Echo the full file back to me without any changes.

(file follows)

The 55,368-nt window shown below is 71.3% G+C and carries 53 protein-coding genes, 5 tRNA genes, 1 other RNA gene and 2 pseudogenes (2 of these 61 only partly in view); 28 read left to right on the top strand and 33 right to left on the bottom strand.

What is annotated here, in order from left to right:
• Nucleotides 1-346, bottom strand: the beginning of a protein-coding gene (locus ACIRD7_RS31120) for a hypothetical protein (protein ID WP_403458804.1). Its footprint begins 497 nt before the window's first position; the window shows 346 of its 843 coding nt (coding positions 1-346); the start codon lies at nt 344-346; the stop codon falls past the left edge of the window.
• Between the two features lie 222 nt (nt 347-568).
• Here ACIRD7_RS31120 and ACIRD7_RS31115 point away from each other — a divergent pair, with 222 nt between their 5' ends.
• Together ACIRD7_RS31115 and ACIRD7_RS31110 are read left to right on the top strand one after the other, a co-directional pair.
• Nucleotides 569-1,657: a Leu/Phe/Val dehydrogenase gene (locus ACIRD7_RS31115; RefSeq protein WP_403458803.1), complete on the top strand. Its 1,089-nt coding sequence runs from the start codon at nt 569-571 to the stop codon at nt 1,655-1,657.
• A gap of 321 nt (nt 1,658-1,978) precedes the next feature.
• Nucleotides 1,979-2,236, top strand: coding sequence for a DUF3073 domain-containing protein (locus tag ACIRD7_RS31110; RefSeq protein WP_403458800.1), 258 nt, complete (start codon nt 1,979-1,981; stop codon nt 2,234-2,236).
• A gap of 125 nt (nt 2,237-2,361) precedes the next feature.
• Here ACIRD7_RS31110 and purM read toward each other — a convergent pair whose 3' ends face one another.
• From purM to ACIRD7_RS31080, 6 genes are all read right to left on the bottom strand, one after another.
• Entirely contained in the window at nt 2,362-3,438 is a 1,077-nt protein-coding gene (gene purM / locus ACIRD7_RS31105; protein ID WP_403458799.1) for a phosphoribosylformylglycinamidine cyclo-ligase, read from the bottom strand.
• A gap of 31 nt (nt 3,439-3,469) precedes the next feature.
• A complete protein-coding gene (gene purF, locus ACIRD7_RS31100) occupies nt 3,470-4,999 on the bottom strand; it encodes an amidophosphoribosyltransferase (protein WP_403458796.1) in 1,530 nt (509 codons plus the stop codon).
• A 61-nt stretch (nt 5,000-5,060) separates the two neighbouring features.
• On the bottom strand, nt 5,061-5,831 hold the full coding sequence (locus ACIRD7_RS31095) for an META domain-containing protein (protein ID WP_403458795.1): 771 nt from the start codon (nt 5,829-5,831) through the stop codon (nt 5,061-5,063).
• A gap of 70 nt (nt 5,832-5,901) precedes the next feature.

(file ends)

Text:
The 55,368-nt window shown below is 71.3% G+C and carries 53 protein-coding genes, 5 tRNA genes, 1 other RNA gene and 2 pseudogenes (2 of these 61 only partly in view); 28 read left to right on the top strand and 33 right to left on the bottom strand.

What is annotated here, in order from left to right:
• Nucleotides 1-346, bottom strand: the beginning of a protein-coding gene (locus ACIRD7_RS31120) for a hypothetical protein (protein ID WP_403458804.1). Its footprint begins 497 nt before the window's first position; the window shows 346 of its 843 coding nt (coding positions 1-346); the start codon lies at nt 344-346; the stop codon falls past the left edge of the window.
• Between the two features lie 222 nt (nt 347-568).
• Here ACIRD7_RS31120 and ACIRD7_RS31115 point away from each other — a divergent pair, with 222 nt between their 5' ends.
• Together ACIRD7_RS31115 and ACIRD7_RS31110 are read left to right on the top strand one after the other, a co-directional pair.
• Nucleotides 569-1,657: a Leu/Phe/Val dehydrogenase gene (locus ACIRD7_RS31115; RefSeq protein WP_403458803.1), complete on the top strand. Its 1,089-nt coding sequence runs from the start codon at nt 569-571 to the stop codon at nt 1,655-1,657.
• A gap of 321 nt (nt 1,658-1,978) precedes the next feature.
• Nucleotides 1,979-2,236, top strand: coding sequence for a DUF3073 domain-containing protein (locus tag ACIRD7_RS31110; RefSeq protein WP_403458800.1), 258 nt, complete (start codon nt 1,979-1,981; stop codon nt 2,234-2,236).
• A gap of 125 nt (nt 2,237-2,361) precedes the next feature.
• Here ACIRD7_RS31110 and purM read toward each other — a convergent pair whose 3' ends face one another.
• From purM to ACIRD7_RS31080, 6 genes are all read right to left on the bottom strand, one after another.
• Entirely contained in the window at nt 2,362-3,438 is a 1,077-nt protein-coding gene (gene purM / locus ACIRD7_RS31105; protein ID WP_403458799.1) for a phosphoribosylformylglycinamidine cyclo-ligase, read from the bottom strand.
• A gap of 31 nt (nt 3,439-3,469) precedes the next feature.
• A complete protein-coding gene (gene purF, locus ACIRD7_RS31100) occupies nt 3,470-4,999 on the bottom strand; it encodes an amidophosphoribosyltransferase (protein WP_403458796.1) in 1,530 nt (509 codons plus the stop codon).
• A 61-nt stretch (nt 5,000-5,060) separates the two neighbouring features.
• On the bottom strand, nt 5,061-5,831 hold the full coding sequence (locus ACIRD7_RS31095) for an META domain-containing protein (protein ID WP_403458795.1): 771 nt from the start codon (nt 5,829-5,831) through the stop codon (nt 5,061-5,063).
• A gap of 70 nt (nt 5,832-5,901) precedes the next feature.